ZOË RICE: The final two and a half hours of Lost were both better and more disappointing than I expected. The ride was jam-packed with action and emotion. Awesome fight scenes, hugs and smiles, jumping off cliffs, tears tears tears. A few unexpected twists, a few much-hoped for explanations that just wouldn’t come. In the end it turns out that the show was about “Live together, die alone, but then live together again, except for the living part.”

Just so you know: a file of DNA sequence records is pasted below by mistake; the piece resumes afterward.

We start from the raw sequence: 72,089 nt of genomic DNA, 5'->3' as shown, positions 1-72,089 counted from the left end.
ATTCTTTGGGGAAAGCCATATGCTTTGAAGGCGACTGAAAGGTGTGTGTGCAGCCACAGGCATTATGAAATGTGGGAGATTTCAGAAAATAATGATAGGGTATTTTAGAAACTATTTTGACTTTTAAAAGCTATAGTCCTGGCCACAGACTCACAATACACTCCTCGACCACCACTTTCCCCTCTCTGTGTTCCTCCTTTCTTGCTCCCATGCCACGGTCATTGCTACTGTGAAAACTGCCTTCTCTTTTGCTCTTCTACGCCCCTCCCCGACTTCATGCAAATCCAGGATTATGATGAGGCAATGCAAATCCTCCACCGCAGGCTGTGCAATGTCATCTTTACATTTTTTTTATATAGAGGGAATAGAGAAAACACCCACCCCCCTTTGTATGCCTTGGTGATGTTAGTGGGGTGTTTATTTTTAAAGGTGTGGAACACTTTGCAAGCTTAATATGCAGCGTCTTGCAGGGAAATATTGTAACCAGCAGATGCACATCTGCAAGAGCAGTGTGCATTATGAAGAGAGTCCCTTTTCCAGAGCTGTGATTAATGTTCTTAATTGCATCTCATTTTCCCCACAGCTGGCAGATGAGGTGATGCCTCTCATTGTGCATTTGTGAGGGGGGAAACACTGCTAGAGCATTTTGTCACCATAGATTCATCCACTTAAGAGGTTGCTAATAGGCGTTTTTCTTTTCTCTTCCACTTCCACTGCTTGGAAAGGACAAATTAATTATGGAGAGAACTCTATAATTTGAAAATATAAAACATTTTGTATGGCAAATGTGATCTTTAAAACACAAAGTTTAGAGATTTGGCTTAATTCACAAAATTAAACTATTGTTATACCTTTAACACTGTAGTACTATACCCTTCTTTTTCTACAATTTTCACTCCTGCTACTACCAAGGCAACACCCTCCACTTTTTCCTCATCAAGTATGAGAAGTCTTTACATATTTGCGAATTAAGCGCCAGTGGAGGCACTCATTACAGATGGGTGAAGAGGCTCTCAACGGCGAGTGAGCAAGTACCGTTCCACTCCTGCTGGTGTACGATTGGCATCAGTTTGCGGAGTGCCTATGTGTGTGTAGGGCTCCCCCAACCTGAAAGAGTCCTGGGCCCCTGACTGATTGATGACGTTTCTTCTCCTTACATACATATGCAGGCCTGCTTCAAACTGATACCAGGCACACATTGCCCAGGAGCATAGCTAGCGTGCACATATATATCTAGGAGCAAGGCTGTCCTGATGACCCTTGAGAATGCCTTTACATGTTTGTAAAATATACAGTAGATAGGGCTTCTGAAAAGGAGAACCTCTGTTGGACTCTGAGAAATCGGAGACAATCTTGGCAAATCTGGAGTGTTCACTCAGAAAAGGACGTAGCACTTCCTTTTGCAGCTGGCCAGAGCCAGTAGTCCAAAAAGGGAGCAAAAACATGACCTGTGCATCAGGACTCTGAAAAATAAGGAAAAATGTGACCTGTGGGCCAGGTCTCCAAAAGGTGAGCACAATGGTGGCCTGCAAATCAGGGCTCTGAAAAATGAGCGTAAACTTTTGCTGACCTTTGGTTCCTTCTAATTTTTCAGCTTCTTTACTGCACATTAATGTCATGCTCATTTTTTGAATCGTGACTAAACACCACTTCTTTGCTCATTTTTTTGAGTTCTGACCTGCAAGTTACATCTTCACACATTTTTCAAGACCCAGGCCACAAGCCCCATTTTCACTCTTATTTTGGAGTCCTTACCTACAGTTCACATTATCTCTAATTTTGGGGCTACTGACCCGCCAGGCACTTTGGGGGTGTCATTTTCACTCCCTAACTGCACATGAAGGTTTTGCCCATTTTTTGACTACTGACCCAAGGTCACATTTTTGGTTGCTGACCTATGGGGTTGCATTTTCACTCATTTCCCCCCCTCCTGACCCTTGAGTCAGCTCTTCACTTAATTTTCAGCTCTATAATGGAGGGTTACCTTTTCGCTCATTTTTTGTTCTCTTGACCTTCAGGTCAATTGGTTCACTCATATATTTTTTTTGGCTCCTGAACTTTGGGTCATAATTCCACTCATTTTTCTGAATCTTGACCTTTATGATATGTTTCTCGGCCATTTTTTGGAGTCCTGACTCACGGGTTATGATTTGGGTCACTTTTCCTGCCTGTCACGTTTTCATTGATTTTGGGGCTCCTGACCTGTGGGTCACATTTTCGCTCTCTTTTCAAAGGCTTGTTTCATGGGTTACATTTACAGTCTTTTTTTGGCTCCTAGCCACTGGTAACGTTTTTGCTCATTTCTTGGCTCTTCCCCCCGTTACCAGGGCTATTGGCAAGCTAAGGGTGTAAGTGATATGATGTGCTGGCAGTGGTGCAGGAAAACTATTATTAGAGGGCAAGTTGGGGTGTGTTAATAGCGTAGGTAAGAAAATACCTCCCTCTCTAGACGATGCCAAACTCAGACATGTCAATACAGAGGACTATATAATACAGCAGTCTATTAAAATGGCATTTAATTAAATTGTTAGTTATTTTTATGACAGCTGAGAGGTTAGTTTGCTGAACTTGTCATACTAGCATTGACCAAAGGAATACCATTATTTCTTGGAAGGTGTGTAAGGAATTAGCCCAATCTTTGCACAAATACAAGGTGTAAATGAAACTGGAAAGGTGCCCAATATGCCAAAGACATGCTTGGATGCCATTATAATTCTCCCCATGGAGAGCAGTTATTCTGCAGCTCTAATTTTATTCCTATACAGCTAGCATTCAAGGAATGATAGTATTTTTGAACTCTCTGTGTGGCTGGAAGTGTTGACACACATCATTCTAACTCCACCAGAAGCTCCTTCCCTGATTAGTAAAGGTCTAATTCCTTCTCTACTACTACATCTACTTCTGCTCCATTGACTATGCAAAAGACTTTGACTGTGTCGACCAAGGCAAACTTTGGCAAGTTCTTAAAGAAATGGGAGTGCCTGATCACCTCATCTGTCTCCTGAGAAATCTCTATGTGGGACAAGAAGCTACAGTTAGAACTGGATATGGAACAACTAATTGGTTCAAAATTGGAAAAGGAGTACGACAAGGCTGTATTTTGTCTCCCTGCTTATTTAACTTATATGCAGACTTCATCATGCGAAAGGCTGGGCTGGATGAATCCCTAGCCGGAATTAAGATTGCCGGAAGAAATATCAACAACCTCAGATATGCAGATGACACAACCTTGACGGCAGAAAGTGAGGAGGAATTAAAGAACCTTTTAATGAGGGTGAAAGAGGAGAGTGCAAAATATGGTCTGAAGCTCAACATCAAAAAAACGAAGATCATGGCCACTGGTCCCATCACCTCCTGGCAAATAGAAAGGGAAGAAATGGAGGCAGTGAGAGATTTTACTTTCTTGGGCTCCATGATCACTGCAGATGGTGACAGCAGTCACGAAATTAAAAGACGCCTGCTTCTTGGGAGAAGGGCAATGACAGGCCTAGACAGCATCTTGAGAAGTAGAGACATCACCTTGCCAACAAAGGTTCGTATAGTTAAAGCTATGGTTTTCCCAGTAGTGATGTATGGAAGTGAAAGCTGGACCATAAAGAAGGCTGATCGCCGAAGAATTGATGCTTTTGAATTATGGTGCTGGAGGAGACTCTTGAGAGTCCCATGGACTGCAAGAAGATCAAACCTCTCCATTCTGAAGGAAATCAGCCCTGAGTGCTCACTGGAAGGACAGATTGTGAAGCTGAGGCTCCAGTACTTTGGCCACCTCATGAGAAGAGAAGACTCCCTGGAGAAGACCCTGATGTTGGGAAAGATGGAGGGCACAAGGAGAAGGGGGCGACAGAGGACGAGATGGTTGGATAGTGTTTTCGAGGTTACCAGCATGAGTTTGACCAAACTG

“See you in another life, brutha.” Oh Desmond, how prophetic you are! Indeed, what happened happened. Our characters carried around their baggage, endured their trials, died too soon or after long lives, and then finally in this finale, let go. Emotionally, I feel fulfilled. The characters’ psychological arcs found resolution. The fact that this happened only after death isn’t as much my cup of tea, but I’m willing to accept it. My first gut reaction was literally to exhale “Oh, no” upon hearing Christian reveal what our “flash sideways” universe was all about. I had been looking forward to some cosmic-slash-electromagnetic-slash-island magic-slash-time space continuum science-fictiony resolution to unite the two worlds we’ve experienced this season, but I wouldn’t get that ending. Instead, the show continued with this season’s extra-spiritual slant and let our characters rest not only in peace but in the happiness they wished they’d had in life. Emotionally satisfying, yes. Intellectually, not as much.